Essay on How Does Elie Wiesel’s Struggles To Stay Human

Everyone is born to be different. People are born with their own quirky personalities, habits, and flaws. So many people attempt to change to be what is socially acceptable, but is being the same really what people want? Dehumanization; Hitler uses this tactic during the Holocaust to strip the Jewish people of their individuality. He replaces their personalities with animallike tendencies. Throughout Elie Wiesel’s autobiography Night, he undergoes the symptoms of emotional death, encounters faith-breaking situations, and internally struggles with what is morally right versus the mentality of a twelve-year old boy trying to survive.

Wiesel reluctantly transforms into an emotionally dead being due to his imprisonment in the German concentration camps. The camp dentist explains to Elie that his gold crown is going to be removed from his mouth. Day after day to avoid this, Elie comes up with excuses as to why he cannot have the crown taken away. This goes on for a few days until the dentist is caught trafficking gold teeth. Escaping the painful procedure, Elie keeps his gold crown. “I now took little interest in anything… Bread, soup, — these were my whole life,” (pg. 50). Eating is one of the only things keeping him alive.

The little pleasures of life are irrelevant to him because the necessities are now so scarce. The part of his mind that wonders ceases to exist. The deprivation of a necessity causes his instincts to kick in. Like an animal, his only thought is survival. On another day, the prisoners are running from one concentration camp to the next. They will be shot if they stop running for any reason, and the run takes about a day. Elie is attempting to motivate himself to keep running, but it is extremely difficult because of the fatigue in his muscles. “… I could feel myself as two entities – my body and me.

I hated it,” (pg. 81). Feeling detached from his body, Wiesel is physically and mentally numb. He is reaching a point where it would be easier to quit the game of survival and die. He no longer feels the aching pain in his legs or the fear. The mental separation of him and his body shows that he no longer associates his body with meaning or life. Living in life threatening conditions for a long period of time causes Elie to doubt the fairness of God. A large group of prisoners are at a solemn service celebrating the eve of Rosh Hashanah.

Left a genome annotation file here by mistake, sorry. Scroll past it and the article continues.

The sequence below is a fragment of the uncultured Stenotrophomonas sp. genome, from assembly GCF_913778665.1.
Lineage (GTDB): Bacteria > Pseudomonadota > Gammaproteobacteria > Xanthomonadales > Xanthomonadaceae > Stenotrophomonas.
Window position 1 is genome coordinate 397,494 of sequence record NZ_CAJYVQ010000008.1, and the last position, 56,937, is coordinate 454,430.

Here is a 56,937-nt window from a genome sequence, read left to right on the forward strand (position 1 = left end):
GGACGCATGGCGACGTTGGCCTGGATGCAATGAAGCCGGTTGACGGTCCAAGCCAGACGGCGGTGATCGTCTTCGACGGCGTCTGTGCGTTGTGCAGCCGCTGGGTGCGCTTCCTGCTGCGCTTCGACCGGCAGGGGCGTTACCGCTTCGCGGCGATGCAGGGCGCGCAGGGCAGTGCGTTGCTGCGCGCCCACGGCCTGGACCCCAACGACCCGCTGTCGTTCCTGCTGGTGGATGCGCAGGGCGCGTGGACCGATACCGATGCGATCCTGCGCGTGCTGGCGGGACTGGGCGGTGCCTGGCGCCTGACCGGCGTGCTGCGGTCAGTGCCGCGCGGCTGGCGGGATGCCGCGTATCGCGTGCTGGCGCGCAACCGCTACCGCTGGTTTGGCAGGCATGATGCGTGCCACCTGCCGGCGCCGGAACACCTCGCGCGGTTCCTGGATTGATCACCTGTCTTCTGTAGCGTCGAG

The Jews are praying to God, and Wiesel grows angry. Why should I praise His name? Praise Thy Holy Name, Thou Who hast chosen us to be butchered on Thine alter? ” (pg. 64). Elie feels as though God would not let such inhumane things happen to His people. He is upset with God because Jews continue to pray to Him while so many are being murdered for no apparent reason. People pray for God’s grace, but He does not seem to be answering their prayers. Elie concludes that God is not as just as he once believed. In the evening, the prisoners lie around, talk about God, and sing Hasidic melodies. “But I ceased to pray.

I did not deny God’s existence but I doubted His absolute justice,” (pg. 42). The daily prayers of deliverance from the concentration camps appear to be in vain because no one seems to be coming to save the Jews. God is supposed to be fair and just, but Elie thinks He is ignoring the Jews’ pleas. He seems to be sitting back and watching the heinous crimes of Nazi Germany against an entire race. This thought convinces Elie that God is abandoning the Jewish people. Wiesel’s unfortunate predicament forces him to choose between self-preservation and commitment to his own father.

Elie and his father are at their first concentration camp and are entering their barracks. His father asks a gypsy where the restroom is; he is hit in return. “My father had just been struck, before my eyes, and I had not flicked an eyelid. I had looked on and said nothing. Yesterday, I should have sunk my nails into the criminal’s flesh,” (pg. 37). Out of fear of being hit, Elie subconsciously makes the decision to not retaliate on his father’s behalf. He figures that getting into a confrontation with the gypsy will not benefit his chance of surviving.

His personality is already changing because of his new environment. He knows this is a life or death situation, and he can only protect himself. It may be morally wrong, but he is only trying to blend in and survive. Elie, his father, and other prisoners are working in a warehouse. Idek, a kapo, has a random, violent fit and attacks Elie’s father. Elie watches his father suffer blows from the kapo. “In fact, I was thinking of how to get farther away so that I would not be hit myself,” (pg. 52). Instinctively, most people will defend their parents if it is needed.

Elie watches as his father is beaten for no reason. Once again, he is thinking about own safety, not his father’s. Getting hurt would lessen Elie’s chances at survival, so he decides against helping his father. His morals and mentality are changing completely because he is being treated as less than human. Eliezer Wiesel is a survivor of the Holocaust, and he lives a seemingly normal life. His personality is not like it was before his year spent in the German concentration camps, but it is no longer as it was during the Holocaust either.

He does not see himself as a body with no meaning, and his faith is stronger than that of the angry boy he was who thought God abandoned him back in Nazi Germany. After traumatic and life altering experiences, a person has to have the bravery, determination, and a will to want to return to a life of normalcy. Many do not recover, but the success or failure of a recovery depends on the individual person. Wiesel, now a successful, contributing citizen of so roof that re-humanization after dehumanization is more than possible.